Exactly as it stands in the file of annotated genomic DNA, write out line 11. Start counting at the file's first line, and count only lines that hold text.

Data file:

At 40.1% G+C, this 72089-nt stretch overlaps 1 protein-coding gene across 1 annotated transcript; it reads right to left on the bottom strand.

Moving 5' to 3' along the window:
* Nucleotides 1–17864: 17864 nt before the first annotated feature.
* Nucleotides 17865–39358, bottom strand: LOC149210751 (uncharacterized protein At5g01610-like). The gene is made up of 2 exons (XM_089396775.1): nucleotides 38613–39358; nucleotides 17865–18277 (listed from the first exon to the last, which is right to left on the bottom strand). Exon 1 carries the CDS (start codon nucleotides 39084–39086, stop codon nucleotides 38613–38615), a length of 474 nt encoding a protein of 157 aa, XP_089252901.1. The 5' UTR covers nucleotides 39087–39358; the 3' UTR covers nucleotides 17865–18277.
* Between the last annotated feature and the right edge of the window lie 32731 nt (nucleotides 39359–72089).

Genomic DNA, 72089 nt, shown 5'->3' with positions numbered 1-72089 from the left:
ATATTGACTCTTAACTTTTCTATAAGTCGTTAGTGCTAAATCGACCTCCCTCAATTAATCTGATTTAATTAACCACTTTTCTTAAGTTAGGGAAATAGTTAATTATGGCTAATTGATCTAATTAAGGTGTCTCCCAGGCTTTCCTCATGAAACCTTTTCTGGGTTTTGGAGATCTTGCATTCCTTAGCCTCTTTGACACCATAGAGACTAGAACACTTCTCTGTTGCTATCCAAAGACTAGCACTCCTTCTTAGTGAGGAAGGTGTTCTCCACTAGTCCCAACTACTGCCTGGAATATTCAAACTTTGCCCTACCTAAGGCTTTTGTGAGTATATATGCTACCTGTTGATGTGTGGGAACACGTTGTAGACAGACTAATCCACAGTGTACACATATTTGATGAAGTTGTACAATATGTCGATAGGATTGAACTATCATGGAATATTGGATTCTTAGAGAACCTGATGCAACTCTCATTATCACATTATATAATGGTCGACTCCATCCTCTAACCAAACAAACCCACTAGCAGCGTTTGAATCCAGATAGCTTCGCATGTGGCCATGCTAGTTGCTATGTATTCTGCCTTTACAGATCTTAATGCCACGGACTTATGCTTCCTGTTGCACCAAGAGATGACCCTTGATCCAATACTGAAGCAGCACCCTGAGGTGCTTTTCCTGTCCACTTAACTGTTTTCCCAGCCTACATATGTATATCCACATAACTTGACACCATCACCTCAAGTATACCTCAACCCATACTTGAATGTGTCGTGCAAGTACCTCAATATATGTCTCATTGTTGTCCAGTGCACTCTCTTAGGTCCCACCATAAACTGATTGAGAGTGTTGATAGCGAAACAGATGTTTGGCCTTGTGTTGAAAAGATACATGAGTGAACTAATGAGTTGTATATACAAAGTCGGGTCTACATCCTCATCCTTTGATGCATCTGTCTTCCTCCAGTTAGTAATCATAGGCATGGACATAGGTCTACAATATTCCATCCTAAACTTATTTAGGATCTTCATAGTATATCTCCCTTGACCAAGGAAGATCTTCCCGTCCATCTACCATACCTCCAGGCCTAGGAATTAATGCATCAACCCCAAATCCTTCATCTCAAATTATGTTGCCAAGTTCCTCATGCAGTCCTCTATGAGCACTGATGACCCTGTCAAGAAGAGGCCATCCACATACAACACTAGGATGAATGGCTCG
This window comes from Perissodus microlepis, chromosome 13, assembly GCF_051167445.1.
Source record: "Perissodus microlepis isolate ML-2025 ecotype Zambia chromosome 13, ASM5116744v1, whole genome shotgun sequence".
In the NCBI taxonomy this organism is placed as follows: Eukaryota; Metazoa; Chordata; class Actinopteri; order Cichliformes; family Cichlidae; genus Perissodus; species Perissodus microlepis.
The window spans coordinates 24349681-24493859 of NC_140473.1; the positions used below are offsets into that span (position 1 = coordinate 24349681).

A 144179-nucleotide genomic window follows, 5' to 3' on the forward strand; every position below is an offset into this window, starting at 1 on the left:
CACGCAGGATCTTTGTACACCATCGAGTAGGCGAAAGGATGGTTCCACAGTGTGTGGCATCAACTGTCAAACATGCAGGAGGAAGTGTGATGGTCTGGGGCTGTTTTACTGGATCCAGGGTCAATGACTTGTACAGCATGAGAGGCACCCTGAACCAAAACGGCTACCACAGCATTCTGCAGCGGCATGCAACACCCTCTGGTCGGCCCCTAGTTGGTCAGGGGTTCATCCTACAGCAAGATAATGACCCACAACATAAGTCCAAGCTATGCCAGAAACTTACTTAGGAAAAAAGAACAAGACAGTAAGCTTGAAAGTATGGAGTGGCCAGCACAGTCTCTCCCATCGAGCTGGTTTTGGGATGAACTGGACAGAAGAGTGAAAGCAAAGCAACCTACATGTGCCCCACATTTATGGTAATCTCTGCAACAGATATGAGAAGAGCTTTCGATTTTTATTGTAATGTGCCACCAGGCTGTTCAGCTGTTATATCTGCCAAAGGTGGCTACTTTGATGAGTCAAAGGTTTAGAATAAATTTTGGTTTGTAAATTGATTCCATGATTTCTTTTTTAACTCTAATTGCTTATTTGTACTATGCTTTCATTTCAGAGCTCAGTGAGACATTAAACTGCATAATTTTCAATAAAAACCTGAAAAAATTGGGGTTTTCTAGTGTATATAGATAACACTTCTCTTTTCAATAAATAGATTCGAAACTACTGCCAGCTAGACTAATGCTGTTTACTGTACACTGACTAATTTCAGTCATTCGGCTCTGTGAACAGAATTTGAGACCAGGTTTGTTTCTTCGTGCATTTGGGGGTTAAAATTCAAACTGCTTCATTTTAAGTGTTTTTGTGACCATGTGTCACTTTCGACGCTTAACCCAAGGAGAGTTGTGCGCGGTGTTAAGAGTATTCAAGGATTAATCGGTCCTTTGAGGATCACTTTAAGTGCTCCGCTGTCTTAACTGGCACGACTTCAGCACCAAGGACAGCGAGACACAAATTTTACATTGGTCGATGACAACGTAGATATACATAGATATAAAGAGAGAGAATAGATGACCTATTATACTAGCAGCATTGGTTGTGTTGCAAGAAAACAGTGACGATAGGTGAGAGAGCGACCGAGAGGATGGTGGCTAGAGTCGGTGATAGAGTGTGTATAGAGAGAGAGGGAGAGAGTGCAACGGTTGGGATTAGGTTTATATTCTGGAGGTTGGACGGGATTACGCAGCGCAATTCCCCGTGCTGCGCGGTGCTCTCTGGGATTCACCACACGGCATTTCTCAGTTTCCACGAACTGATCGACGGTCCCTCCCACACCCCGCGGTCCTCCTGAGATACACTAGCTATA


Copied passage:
The window spans coordinates 24349681-24493859 of NC_140473.1; the positions used below are offsets into that span (position 1 = coordinate 24349681).